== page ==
Ponyo: Hand-drawn animation is as lovable as ever

The days of mainstream hand-drawn animation seem to be numbered. As the years progress, more and more studios are developing CGI-animated films and the tendrils of this technology are far reaching from animation into a variety of genres, from sci fi to action films. Studio Ghibli, however, based in Japan under the guidance of Hayao Miyazaki, still revels in its hand-drawn animated films. Miyazaki, former Oscar winner for Best Animation for Spirited Away, continues to dazzle and impress with his latest offering, Ponyo.

Ponyo may be one of the more simple Miyazaki films in recent years, more in tune with his late 80s children’s film, My Neighbor Totoro. Despite being a Japanese take on The Little Mermaid, Miyazaki never patronizes his audience of children and adults. There is a complete sense of wonder that is engaging, rapturous and joyous.

The story begins by taking us underwater in a vast, beautiful sea. The audience is introduced to a world of creepy-crawly sea critters swimming about a disgruntled wizard, Fujimoto. Quite soon, a red tadpole-like anomaly escapes from his vessel. The cute little tadpole creature is a magical fish named Ponyo who is soon discovered among ocean debris by a young boy named Sosuke. From there, Ponyo begins a magical transformation into a human, and in the process upsets the balance of nature.

This in itself is a visual spectacle – imagine the wonder of a five year-old as she views gigantic fish leaping from the ocean with a little girl gleefully running across them as she chases after Sosuke and his mother, Lisa. A particularly beautiful scene is one in which Ponyo and Sosuke steer a magical boat through a mountainside engulfed by the sea with creatures from bygone ages swimming amongst the children.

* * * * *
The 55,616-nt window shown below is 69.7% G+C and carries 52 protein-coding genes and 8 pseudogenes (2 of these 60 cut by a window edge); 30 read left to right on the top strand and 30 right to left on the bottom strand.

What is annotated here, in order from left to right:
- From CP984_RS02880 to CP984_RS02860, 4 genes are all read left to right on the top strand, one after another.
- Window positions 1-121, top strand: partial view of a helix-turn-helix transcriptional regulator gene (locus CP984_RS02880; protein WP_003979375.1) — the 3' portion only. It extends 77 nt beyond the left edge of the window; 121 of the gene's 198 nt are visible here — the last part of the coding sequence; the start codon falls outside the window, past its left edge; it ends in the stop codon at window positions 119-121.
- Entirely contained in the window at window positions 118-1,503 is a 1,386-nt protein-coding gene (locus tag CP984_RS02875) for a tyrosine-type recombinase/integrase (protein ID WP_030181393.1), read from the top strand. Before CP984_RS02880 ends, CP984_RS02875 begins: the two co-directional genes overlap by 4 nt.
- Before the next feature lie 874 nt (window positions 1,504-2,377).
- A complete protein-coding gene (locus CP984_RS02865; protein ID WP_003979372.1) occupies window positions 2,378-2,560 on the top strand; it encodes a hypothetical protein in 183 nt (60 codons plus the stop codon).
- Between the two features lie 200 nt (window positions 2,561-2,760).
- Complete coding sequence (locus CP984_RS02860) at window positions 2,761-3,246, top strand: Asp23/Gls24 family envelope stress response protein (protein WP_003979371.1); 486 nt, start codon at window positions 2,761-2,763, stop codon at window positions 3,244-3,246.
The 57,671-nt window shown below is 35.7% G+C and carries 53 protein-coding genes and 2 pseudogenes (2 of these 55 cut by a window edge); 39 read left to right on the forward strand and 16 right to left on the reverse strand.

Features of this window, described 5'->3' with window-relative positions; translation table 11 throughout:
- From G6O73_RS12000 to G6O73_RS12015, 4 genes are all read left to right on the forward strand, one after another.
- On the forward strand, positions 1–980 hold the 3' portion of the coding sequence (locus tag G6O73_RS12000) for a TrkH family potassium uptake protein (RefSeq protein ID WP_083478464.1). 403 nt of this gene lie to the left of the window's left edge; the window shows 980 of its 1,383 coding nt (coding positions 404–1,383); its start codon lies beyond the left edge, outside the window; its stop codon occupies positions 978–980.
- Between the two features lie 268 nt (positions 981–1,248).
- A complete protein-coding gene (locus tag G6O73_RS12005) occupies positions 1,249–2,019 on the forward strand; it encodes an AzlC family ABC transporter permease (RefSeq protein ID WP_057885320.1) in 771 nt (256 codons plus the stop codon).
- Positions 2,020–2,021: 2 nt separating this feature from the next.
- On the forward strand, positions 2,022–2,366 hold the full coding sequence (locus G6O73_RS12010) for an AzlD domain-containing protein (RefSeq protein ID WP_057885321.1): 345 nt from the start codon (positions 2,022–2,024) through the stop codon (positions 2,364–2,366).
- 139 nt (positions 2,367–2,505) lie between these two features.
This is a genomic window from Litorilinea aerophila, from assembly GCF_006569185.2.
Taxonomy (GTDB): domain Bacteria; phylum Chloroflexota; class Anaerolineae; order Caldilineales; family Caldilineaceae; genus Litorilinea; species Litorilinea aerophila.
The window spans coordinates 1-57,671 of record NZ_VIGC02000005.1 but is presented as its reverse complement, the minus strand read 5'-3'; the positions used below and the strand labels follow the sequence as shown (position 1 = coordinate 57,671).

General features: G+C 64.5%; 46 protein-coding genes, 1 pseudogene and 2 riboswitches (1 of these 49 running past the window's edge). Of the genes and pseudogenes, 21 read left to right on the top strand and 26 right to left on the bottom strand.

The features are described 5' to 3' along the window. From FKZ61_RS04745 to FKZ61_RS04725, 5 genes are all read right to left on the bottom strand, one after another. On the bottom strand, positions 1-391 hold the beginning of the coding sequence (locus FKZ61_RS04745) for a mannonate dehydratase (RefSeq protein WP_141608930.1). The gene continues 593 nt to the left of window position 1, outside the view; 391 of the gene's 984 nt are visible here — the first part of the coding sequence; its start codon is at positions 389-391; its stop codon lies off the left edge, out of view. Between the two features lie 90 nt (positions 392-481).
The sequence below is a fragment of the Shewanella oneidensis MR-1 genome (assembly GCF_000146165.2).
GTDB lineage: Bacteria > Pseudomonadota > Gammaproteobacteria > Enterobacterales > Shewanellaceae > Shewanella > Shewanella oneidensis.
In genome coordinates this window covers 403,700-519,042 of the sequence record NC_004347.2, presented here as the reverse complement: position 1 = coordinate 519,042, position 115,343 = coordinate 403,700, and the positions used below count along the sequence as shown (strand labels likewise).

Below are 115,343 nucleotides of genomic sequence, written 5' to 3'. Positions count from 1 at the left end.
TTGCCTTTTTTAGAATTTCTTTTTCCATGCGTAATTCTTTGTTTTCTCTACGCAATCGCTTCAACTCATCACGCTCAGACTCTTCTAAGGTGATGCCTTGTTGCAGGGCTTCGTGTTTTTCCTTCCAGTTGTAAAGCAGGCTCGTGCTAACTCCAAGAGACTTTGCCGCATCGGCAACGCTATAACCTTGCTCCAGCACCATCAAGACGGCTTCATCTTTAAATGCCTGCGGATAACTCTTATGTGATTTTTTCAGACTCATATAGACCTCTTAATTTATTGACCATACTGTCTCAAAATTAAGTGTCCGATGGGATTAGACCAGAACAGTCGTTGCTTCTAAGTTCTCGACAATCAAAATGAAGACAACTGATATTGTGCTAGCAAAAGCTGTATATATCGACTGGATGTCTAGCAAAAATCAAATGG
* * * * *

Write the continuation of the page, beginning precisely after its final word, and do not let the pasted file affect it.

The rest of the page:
Disney and Pixar have committed to bringing Miyazaki’s films to American audiences. The film, localized by Pixar Studios, features a recognizable and likeable cast. Liam Neeson voices Ponyo’s (Noah Cyrus) wizardly father. Tina Fey creates a lovable Lisa, and Frankie Jonas is a great little Sosuke. Other big name voices adorn the cast, such as Matt Damon, Cate Blanchett and Betty White. The characters surrounding Ponyo and Sosuke give the story deeper levels to examine. Lisa’s human flaws are easily relatable – she may be reckless and prone to stubbornness when it comes to interactions with her husband (Matt Damon) because of her love for him, but she’s also full of love for her son and the elderly individuals she cares for at her job. The movie is full of subtle moments amongst all the players that bring the characters to life and illuminate the charm of their personalities.

While not as groundbreaking as past Miyazaki films (it is after all, a reinterpretation of The Little Mermaid), Ponyo still illustrates that hand-drawn animation is a tradition to be cherished. The intricate underwater landscapes, the seaside town in which the story takes place and the quaint seaside cliff on which Sosuke’s house perches, are all lovingly illustrated and painted and have clearly been touched by the human hand. Miyazaki’s gentle message of environmental consciousness, love and friendship is a tale that adults and children alike can understand and appreciate.

Leave a Reply